24 December 2006

Fragmented narrative, factual resemblance

The trouble with films like David Lynch’s ‘Mulholland Drive’ or Aparna Sen’s ‘15 Park Avenue’ is that, while the director is having so much fun with his/her film, the viewer feels left out… isolated. The continuous interplay of fantasy and reality is just too much for the viewer to keep track of… and results in the confusion I experienced and mentioned in my previous posts.

The viewer is unable to identify with what’s going on around or in front of him/her, as there’s a shift in the reality created by the director, as well as the characters, in the film. This confusion in the viewer’s mind turns into distaste and, later, into revulsion. Perhaps, that’s what director Aparna Sen tried to convey through the peripheral characters – the schizophrenic protagonist’s family and friends – in her film ‘15 Park Avenue’.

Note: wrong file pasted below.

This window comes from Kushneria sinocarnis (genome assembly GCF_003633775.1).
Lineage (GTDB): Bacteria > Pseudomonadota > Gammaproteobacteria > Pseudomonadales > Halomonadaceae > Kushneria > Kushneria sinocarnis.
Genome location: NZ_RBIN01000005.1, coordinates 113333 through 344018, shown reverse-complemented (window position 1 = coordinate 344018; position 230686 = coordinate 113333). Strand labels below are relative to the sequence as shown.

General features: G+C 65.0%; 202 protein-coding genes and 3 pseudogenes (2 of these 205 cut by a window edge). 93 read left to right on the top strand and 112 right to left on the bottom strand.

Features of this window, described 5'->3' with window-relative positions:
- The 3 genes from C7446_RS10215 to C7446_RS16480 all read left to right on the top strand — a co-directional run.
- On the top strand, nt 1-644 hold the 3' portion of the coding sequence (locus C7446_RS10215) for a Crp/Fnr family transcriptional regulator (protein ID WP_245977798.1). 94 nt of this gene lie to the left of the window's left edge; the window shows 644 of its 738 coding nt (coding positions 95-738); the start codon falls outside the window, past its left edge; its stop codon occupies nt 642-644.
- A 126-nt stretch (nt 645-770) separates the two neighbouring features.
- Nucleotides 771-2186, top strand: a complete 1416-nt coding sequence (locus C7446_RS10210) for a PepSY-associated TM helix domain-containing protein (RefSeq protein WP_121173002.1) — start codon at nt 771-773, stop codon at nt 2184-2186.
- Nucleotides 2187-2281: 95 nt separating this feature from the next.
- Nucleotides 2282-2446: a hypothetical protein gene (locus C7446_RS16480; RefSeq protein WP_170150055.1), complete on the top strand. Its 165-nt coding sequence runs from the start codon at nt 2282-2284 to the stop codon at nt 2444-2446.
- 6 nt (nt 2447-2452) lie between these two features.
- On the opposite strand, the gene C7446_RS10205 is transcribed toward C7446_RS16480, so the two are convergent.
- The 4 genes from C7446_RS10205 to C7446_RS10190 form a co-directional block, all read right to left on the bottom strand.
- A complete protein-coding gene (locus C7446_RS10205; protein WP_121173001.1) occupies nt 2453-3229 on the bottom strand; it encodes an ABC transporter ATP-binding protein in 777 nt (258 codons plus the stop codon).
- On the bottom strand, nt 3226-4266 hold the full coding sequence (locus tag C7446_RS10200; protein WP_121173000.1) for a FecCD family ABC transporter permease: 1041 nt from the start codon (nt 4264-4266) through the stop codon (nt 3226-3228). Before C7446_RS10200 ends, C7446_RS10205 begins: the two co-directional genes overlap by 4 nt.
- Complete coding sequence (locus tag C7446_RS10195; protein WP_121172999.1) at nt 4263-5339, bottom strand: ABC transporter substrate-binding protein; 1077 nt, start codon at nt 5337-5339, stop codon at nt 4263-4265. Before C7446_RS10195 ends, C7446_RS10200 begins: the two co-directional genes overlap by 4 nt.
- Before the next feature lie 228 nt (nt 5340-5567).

Maybe, the message in a fragmented narrative is stronger than what is intended by the director of a film or the author of a book using this technique: that, the fragmented narrative bears a much stronger factual resemblance to our lives than what we may, or are willing to, accept.

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